Overview of Steps in STR-DNA Profiling

DNA Extraction Methods

Prior to amplification, a sample of DNA from an individual organism is obtained. All nucleated cells contain genomic DNA and, therefore, are potential sources of the required DNA. Blood cells are typically used for higher animals. Hair, semen and other tissue can also be used. Additionally, placental cells or fetal cells present in amniotic fluid or chorionic villus samples can be used for fetal analysis.

DNA can be isolated from blood using standard methods (Higuchi, 1989; Walsh et al., 1991, Miller et al., 1988). DNA concentrations are measured fluorometrically (Brunk et al. 1979).

Releasing DNA from cells, i.e., DNA extraction, generally involves digesting cells with a protease that does not attack DNA at a temperature and pH that reduces the likelihood of DNase activity. DNA isolation techniques are well known to the art. Reference is made to Kan et al. (1974, 1977 and 1978), which are incorporated by reference for DNA isolation descriptions.

Two DNA releasing methods are preferred to prepare DNA for amplification. The first method utilizes CHELEX® 100 as a medium for DNA extraction (Walsh et al., 1991). A 5% CHELEX® 100 solution (5 g of CHELEX® 100 to 100 ml sterile, deionized water) is required. The DNA extraction process is as follows:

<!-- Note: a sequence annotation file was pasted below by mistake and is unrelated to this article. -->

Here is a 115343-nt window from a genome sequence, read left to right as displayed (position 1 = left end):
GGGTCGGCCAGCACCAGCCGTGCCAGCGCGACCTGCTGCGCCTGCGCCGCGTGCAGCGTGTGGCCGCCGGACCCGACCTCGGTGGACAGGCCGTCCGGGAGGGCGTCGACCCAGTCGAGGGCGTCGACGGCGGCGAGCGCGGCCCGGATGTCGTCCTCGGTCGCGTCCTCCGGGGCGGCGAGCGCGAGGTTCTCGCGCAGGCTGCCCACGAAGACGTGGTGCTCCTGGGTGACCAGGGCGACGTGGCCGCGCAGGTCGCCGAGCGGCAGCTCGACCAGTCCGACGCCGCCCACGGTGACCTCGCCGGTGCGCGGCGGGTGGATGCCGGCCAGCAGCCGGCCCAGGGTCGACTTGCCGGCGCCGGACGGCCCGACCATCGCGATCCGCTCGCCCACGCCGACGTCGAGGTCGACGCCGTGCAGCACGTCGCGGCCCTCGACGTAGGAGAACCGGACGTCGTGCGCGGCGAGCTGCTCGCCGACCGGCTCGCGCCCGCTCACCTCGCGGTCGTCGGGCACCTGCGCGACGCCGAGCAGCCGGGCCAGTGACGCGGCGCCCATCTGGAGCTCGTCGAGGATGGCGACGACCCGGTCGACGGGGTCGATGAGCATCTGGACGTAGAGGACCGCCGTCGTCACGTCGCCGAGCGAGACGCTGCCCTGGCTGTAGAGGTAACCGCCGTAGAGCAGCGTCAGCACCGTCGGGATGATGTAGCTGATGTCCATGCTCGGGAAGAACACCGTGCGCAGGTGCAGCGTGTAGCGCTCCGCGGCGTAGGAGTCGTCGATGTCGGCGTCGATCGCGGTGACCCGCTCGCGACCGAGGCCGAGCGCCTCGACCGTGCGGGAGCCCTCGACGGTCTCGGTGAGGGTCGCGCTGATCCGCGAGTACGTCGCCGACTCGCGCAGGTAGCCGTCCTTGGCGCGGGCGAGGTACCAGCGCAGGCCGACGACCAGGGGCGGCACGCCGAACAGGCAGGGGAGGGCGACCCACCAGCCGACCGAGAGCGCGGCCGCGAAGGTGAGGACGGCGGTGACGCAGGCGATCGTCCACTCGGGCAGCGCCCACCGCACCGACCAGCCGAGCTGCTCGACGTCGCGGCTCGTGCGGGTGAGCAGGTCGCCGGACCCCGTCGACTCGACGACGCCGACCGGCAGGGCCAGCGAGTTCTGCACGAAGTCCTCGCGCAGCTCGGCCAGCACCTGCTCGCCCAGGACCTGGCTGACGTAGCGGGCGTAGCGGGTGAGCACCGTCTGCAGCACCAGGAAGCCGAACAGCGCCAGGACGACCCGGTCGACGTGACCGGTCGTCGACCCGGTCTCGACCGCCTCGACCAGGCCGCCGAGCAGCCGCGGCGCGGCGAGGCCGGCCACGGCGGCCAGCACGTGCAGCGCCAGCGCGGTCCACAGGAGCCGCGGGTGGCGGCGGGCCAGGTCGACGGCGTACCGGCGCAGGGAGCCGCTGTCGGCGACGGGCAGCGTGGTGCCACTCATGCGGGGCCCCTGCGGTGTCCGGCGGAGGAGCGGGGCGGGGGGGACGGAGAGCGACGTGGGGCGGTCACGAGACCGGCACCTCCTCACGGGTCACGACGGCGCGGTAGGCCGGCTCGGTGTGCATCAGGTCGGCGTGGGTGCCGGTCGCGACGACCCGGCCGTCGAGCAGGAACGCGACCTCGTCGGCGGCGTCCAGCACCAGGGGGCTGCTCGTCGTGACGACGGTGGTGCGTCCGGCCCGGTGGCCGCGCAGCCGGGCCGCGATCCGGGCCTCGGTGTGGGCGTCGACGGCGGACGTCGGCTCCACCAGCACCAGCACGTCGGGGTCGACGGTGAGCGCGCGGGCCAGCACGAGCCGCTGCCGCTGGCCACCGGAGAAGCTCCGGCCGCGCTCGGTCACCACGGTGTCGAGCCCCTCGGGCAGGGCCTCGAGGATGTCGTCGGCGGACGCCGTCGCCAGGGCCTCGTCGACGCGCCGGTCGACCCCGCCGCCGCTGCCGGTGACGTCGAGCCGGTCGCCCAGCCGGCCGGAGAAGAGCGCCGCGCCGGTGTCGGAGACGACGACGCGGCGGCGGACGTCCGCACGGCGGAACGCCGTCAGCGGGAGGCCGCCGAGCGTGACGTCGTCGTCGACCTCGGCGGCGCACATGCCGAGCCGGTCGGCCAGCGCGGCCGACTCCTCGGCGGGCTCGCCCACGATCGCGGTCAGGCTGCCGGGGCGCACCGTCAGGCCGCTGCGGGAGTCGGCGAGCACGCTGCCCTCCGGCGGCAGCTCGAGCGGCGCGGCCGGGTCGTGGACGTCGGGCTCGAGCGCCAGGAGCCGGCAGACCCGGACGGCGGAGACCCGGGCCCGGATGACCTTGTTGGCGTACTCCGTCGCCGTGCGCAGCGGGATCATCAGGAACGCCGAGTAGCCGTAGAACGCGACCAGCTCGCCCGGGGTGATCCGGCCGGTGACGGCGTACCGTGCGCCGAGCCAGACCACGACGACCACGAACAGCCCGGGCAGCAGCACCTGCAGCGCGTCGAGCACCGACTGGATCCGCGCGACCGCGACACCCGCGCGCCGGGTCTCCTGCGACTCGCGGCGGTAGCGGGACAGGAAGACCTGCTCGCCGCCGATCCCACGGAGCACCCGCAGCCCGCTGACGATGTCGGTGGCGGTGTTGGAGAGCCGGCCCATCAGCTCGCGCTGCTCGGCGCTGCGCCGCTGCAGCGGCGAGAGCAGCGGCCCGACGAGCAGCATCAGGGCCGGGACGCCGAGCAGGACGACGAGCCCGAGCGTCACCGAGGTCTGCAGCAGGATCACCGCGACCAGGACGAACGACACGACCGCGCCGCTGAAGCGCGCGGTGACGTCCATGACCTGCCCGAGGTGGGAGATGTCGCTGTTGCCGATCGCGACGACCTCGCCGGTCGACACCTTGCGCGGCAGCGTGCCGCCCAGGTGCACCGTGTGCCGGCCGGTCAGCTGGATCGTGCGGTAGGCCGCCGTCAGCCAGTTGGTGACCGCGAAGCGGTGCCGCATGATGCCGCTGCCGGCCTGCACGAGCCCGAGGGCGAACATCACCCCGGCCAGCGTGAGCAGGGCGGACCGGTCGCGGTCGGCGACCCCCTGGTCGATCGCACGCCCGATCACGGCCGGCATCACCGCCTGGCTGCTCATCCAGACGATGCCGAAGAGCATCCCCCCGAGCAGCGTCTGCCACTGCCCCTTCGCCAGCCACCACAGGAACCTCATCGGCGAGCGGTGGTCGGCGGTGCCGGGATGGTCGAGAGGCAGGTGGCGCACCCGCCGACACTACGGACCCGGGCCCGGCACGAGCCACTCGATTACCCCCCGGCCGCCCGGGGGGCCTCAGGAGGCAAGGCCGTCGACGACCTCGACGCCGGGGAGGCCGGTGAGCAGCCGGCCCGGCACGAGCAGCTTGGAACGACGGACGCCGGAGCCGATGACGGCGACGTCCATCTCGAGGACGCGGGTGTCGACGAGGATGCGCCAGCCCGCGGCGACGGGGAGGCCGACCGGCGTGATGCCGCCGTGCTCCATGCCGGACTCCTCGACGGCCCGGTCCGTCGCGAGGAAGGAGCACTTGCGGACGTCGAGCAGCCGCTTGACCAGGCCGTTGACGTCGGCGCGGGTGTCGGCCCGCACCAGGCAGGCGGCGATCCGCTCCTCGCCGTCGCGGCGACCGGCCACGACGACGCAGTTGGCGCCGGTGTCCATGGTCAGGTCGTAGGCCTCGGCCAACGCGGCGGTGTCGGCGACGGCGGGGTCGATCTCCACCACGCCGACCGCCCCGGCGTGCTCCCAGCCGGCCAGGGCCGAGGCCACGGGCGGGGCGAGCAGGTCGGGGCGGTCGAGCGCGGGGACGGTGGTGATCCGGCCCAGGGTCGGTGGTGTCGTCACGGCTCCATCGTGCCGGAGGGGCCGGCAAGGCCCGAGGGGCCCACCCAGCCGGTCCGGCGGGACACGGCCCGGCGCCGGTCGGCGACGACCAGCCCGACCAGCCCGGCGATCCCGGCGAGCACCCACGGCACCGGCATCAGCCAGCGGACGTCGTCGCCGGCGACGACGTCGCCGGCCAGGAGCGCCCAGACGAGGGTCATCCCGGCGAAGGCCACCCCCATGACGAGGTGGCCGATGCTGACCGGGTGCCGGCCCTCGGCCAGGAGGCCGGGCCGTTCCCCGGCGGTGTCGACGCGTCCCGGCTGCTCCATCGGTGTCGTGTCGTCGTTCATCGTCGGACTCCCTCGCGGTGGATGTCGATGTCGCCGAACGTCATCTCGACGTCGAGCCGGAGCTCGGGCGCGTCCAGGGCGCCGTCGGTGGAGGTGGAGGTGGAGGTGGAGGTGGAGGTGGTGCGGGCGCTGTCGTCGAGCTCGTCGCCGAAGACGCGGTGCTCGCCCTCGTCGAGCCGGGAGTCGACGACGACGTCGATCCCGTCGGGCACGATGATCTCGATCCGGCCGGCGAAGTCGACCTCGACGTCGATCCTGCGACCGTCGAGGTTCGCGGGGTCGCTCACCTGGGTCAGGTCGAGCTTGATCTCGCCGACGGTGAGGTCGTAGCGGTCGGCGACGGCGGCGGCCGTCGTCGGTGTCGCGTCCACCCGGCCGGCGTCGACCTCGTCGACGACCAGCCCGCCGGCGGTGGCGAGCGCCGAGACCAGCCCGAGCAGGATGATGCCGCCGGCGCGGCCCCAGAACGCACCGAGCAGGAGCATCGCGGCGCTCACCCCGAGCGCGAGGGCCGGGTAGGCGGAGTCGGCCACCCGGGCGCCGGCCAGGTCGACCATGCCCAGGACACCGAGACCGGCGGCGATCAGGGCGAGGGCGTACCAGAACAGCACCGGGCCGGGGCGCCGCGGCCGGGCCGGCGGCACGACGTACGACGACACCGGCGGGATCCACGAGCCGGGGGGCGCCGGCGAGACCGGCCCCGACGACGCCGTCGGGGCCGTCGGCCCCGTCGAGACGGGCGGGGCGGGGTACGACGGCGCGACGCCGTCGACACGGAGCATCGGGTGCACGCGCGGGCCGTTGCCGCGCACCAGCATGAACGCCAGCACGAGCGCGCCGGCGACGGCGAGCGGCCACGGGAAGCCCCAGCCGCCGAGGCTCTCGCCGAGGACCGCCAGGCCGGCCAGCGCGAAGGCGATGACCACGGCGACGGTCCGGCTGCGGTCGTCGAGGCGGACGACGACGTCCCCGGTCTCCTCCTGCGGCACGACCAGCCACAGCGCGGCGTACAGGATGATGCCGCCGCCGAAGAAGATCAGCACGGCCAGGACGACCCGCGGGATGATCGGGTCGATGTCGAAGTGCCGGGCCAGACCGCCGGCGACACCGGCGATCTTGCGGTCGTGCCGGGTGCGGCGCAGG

1. For each blood sample, pipet 1 ml of sterile, deionized H2 O into a sterile 1.5 ml microcentrifuge tube. Add one of the following:

a. 3-300 μl whole blood

b. 3-5 mm square portion of bloodstained material

2. Gently mix the samples and incubate at room temperature for 30 minutes. Mix occasionally by inversion or gentle vortexing.

3. Centrifuge the samples at room temperature in a microcentrifuge for 2 minutes at 15,000×g.

4. Carefully remove all but 20-30 μl of the supernatant from each sample and discard. If the sample is a bloodstain, leave the fabric in the tube with the pellet.

5. Add 5% Chelex 100 to a final volume of 200 μl. Pipet the 5% Chelex 100 from a beaker with a stir bar continuously stirring the solution.

6. Incubate the samples at 56° C. for 20 minutes.

7. Vortex the samples on high speed for 5-10 seconds.

8. Incubate the samples at 100° C. for 8 minutes.

9. Vortex the samples on high speed for 5-10 seconds.

10. Centrifuge the samples at room temperature in a microcentrifuge for 2 minutes at 15,000×g.

11. The samples are now ready for DNA amplification. 5 μl of the supernatant should be used in a 50 μl PCR reaction volume.

12. Store the remainder of the sample at 2°-8° C. or frozen. Before using stored samples, repeat Steps 10-12.

The second method is entitled the Cell Lysis/Proteinase K DNA Extraction method (Higuchi, 1989). The procedure is as follows:

1. For each blood sample, pipet 0.5 ml of lysis buffer (0.32M sucrose, 10 mM Tris-HCl, pH 7.5, 5 mM MgCl2, 1% Triton X-100) into a sterile 1.5 ml microcentrifuge tube. Add one of the following:

a. 3-300 μl whole blood

b. 3-5 mm square portion of bloodstained material

2. Centrifuge the samples at room temperature in a microcentrifuge for 20 seconds at 15,000×g.

3. Carefully remove and discard the supernatant from each sample.

4. Add 1.0 ml lysis buffer to resuspend each pellet. Vortex for 30 seconds.